World champions Dina Asher-Smith, Katarina Johnson-Thompson and Jake Wightman are among those overlooked in new year honours
A bit like team selection for major championships or elite athlete lottery funding announcements, the UK honours system sparks celebration and criticism in almost equal measure. For everyone who is recognised with an award, there is often someone who feels left out. If you google the words ‘UK honours’ and ‘snubbed’ there are plenty of examples.
Recent new year honours saw Denise Lewis and Aston Moore rightly recognised by King Charles, for example, but athletics fans are left wondering what some of Britain’s leading current athletes such as Dina Asher-Smith, Katarina Johnson-Thompson and Jake Wightman – all crowned world champions in the last three years – plus Olympic medallist and multiple European champion Laura Muir have to do in order to get a gong of some kind.
Andy Young, the coach of Muir, spoke out in the Mail this week, saying: “It maybe now is time to point out there is something very structurally wrong with the system.”
Speaking with Muir, Asher-Smith and KJT in mind, he added: “I am not standing here telling you to consider those who have received such honours over the years as undeserving, but if you take a look at the sporting recipients receiving honours over the last decade, you will find countless sportsmen and women who have achieved less than this amazing trio.
“And that would be on a like-for-like basis, not even taking into account that athletics is the most competitive of global sports for women, making what they have achieved even more impressive. So why have they not been awarded the honour like their compatriots from other sports?”
In the latest release of honours, Leah Williamson, Beth Mead, Ellen White and Lucy Bronze were all recognised after their role in the Lionesses’ triumph at the UEFA European Women’s Championships.
It’s not just footballers who get the nod over athletes either. Just days after turning 20, Emma Raducanu, who coincidentally went to the same school as Asher-Smith, was given an MBE for services to tennis.
Athletes being snubbed from in the honours system stems back years. After the 1964 Tokyo Olympics, three of Britain’s four gold medallists – Ann Packer, Mary Rand and Lynn Davies, together with GB captain Robbie Brightwell – received an MBE soon after the Games but Ken Matthews, who won 20km race walks gold, was ignored until belatedly receiving an MBE in 1977 following a public outcry.
The sport is full of similar perceived injustices. Dorothy Hyman, European and Commonwealth sprints champion in the 1960s, had an athletics track named after her but was never recognised by the UK honours system.
Such was his popularity, distance running legend Gordon Pirie finished ahead of Roger Bannister and others in an Athletics Weekly readers’ poll in 1965 to find the “greatest British athlete in history”, but ‘Puff Puff Pirie’, as he was affectionately known, was never recognised in the UK honours system.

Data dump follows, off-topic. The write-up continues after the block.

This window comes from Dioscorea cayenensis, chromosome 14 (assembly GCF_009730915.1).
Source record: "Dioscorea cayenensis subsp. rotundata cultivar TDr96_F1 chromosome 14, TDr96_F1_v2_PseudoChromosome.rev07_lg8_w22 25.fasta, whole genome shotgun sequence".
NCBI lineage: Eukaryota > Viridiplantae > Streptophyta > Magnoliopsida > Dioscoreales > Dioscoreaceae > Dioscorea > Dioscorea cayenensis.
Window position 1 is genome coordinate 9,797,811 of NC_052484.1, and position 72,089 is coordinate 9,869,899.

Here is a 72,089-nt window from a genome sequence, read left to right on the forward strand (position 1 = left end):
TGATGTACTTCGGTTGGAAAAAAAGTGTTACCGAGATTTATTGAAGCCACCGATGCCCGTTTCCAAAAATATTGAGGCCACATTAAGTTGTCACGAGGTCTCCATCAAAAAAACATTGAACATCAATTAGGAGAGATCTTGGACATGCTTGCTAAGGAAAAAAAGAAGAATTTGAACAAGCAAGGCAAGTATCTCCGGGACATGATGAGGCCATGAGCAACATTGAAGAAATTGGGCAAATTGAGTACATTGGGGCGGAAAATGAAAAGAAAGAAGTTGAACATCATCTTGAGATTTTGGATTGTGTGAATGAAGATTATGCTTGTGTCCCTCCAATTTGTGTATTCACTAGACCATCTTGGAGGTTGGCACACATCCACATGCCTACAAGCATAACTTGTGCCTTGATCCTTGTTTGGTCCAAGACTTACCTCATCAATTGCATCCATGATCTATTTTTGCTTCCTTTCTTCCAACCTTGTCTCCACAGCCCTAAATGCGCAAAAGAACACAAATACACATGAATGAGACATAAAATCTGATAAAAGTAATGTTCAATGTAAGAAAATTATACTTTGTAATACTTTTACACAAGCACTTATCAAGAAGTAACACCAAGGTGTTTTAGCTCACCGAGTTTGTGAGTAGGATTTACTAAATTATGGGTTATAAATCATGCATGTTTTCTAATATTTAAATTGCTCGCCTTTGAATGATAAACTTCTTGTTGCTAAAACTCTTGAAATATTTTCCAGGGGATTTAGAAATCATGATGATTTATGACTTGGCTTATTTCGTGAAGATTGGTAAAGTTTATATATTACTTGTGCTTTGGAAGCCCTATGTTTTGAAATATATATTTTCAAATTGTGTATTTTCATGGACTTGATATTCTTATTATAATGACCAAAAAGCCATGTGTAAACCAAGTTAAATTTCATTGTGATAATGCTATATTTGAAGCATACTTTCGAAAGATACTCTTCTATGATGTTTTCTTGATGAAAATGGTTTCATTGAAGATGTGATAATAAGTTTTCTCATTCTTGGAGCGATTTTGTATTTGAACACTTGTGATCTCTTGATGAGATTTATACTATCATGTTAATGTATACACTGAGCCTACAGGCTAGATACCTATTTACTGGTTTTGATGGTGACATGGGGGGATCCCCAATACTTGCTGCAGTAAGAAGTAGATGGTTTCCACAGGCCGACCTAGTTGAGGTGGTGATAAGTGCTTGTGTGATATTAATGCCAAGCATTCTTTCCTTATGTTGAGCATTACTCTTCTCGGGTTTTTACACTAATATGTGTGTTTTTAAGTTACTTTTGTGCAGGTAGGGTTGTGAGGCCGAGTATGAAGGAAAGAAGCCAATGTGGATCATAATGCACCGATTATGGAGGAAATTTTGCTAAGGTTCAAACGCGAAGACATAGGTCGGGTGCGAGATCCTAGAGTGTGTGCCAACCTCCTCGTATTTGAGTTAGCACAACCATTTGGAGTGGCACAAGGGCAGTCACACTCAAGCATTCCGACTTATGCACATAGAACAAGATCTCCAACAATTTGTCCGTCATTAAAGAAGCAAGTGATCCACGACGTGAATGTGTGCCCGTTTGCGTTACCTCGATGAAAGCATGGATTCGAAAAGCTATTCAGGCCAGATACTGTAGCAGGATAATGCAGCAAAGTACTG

Ron Hill, the former European, Commonwealth and Boston marathon winner, received an MBE but many felt he should have been knighted for his services to athletics and running given an immense career that included world records, an incredible 52-year run streak and pioneering work in creating innovative athletics apparel.
I heard over Christmas that a talented young athlete in my area “was now being coached by his father”. Traditionally it is frowned upon for parents to get too involved in coaching their kids. But maybe the success of firstly the Ingebrigtsens and now Jake Wightman and Eilish McColgan is changing the perception.
Seb Coe was also famously coached by his father. Who else, after all, is better placed to guide an athlete than their ownn parent?
So I wonder if we will now see a growing trend of young athletes coached by their parents and, if so, whether it will lead to faster athletes.
Athletics waves goodbye to controversial competitor
After Mahiedine Mekhissi-Benabbad decided to hang up his spikes this week aged 37, European Athletics tweeted that the Frenchman “won titles at five successive European Championships from 2010-18 and medals at three Olympics from 2008-16”.
The governing body added: “And he has held the European 3000m steeplechase record with 8:00.09 since 2013!”
What they didn’t mention, though, was his infamous trackside punch-up with Mehdi Baala in Monaco in 2011. What’s more, he famously pushed the event mascot after winning the 3000m steeplechase at the 2010 and 2012m European Championships and was disqualified at the 2014 Europeans for taking his singlet off in the home straight as he charged to victory.
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